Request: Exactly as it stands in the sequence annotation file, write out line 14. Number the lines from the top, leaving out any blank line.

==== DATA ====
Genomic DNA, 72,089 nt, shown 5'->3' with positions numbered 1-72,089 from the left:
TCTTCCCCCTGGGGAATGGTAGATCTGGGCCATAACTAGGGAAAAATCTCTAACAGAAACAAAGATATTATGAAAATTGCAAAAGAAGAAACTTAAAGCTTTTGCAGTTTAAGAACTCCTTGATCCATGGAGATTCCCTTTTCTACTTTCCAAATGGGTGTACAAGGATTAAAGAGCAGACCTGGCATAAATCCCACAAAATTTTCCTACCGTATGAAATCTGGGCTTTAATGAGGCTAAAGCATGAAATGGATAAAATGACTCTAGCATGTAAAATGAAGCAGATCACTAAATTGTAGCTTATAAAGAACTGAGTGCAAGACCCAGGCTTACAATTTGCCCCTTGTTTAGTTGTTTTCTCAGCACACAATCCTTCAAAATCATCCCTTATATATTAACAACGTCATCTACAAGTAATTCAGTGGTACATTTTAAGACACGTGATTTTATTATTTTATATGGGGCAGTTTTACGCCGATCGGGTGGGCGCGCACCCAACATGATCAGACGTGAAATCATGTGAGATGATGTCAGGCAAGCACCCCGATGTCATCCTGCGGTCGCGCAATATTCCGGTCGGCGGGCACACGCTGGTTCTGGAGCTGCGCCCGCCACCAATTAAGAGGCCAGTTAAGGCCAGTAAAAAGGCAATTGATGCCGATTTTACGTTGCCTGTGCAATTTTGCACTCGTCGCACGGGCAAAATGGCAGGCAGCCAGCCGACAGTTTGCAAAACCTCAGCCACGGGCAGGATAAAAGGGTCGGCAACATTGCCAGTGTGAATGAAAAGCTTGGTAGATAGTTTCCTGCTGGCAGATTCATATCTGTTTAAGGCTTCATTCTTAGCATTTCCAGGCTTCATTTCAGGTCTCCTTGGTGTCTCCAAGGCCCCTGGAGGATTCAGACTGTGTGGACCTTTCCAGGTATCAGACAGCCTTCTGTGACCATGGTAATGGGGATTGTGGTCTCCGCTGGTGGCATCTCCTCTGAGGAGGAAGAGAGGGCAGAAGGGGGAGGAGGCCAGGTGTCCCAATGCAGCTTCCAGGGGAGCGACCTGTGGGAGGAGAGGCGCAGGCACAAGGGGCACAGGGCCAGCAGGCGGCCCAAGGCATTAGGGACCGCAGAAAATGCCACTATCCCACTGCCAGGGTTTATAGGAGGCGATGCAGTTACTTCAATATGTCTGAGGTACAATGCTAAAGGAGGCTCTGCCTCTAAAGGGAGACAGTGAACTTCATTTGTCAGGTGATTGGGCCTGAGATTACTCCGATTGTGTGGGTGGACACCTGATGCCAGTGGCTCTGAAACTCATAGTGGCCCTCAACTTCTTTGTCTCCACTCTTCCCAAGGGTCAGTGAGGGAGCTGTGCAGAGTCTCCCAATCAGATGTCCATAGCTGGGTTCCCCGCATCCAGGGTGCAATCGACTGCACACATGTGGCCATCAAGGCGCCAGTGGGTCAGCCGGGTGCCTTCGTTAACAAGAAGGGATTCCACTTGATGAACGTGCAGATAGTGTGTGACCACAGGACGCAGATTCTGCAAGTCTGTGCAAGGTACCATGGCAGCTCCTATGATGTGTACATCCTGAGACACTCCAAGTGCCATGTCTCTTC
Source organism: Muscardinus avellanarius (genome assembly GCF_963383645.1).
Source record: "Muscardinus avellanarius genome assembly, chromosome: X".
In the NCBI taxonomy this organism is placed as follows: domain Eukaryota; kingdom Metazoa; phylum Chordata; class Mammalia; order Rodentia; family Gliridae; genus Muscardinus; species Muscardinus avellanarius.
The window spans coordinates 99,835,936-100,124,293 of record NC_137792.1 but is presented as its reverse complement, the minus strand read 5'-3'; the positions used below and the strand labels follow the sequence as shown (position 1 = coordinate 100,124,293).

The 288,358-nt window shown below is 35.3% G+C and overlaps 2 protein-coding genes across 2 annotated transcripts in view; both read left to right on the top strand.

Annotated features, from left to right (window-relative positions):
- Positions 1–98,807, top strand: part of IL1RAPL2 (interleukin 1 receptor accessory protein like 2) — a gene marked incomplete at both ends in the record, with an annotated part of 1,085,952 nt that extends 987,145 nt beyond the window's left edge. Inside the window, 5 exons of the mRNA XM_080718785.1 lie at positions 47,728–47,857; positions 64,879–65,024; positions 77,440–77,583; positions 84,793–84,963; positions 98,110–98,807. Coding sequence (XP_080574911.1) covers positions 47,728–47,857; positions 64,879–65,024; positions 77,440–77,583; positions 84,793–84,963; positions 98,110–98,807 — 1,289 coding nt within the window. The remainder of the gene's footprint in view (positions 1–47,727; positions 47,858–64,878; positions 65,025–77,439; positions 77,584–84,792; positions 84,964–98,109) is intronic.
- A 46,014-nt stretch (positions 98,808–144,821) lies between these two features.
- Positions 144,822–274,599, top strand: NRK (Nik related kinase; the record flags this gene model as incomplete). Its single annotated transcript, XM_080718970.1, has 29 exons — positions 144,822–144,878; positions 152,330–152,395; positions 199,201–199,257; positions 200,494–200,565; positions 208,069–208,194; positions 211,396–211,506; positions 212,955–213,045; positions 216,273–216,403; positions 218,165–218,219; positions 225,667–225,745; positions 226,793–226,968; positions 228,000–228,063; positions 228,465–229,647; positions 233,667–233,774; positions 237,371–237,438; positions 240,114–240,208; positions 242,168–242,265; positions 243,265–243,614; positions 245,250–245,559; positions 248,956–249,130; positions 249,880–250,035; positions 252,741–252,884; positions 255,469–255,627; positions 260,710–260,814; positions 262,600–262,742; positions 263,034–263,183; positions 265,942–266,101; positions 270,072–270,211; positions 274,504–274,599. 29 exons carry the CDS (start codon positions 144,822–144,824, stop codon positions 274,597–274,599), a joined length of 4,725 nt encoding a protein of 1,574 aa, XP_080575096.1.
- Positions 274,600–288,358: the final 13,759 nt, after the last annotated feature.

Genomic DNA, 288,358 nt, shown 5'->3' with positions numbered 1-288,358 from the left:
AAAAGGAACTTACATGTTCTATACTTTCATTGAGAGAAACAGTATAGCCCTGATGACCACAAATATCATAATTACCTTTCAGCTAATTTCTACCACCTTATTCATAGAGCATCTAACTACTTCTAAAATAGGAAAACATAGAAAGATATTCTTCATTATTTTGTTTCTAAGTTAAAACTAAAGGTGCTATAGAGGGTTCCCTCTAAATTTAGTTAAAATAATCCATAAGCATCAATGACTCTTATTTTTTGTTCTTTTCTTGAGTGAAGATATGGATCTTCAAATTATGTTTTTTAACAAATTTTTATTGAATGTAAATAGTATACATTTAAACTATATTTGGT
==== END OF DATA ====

AAAAGGAACTTACATGTTCTATACTTTCATTGAGAGAAACAGTATAGCCCTGATGACCACAAATATCATAATTACCTTTCAGCTAATTTCTACCACCTTATTCATAGAGCATCTAACTACTTCTAAAATAGGAAAACATAGAAAGATATTCTTCATTATTTTGTTTCTAAGTTAAAACTAAAGGTGCTATAGAGGGTTCCCTCTAAATTTAGTTAAAATAATCCATAAGCATCAATGACTCTTATTTTTTGTTCTTTTCTTGAGTGAAGATATGGATCTTCAAATTATGTTTTTTAACAAATTTTTATTGAATGTAAATAGTATACATTTAAACTATATTTGGT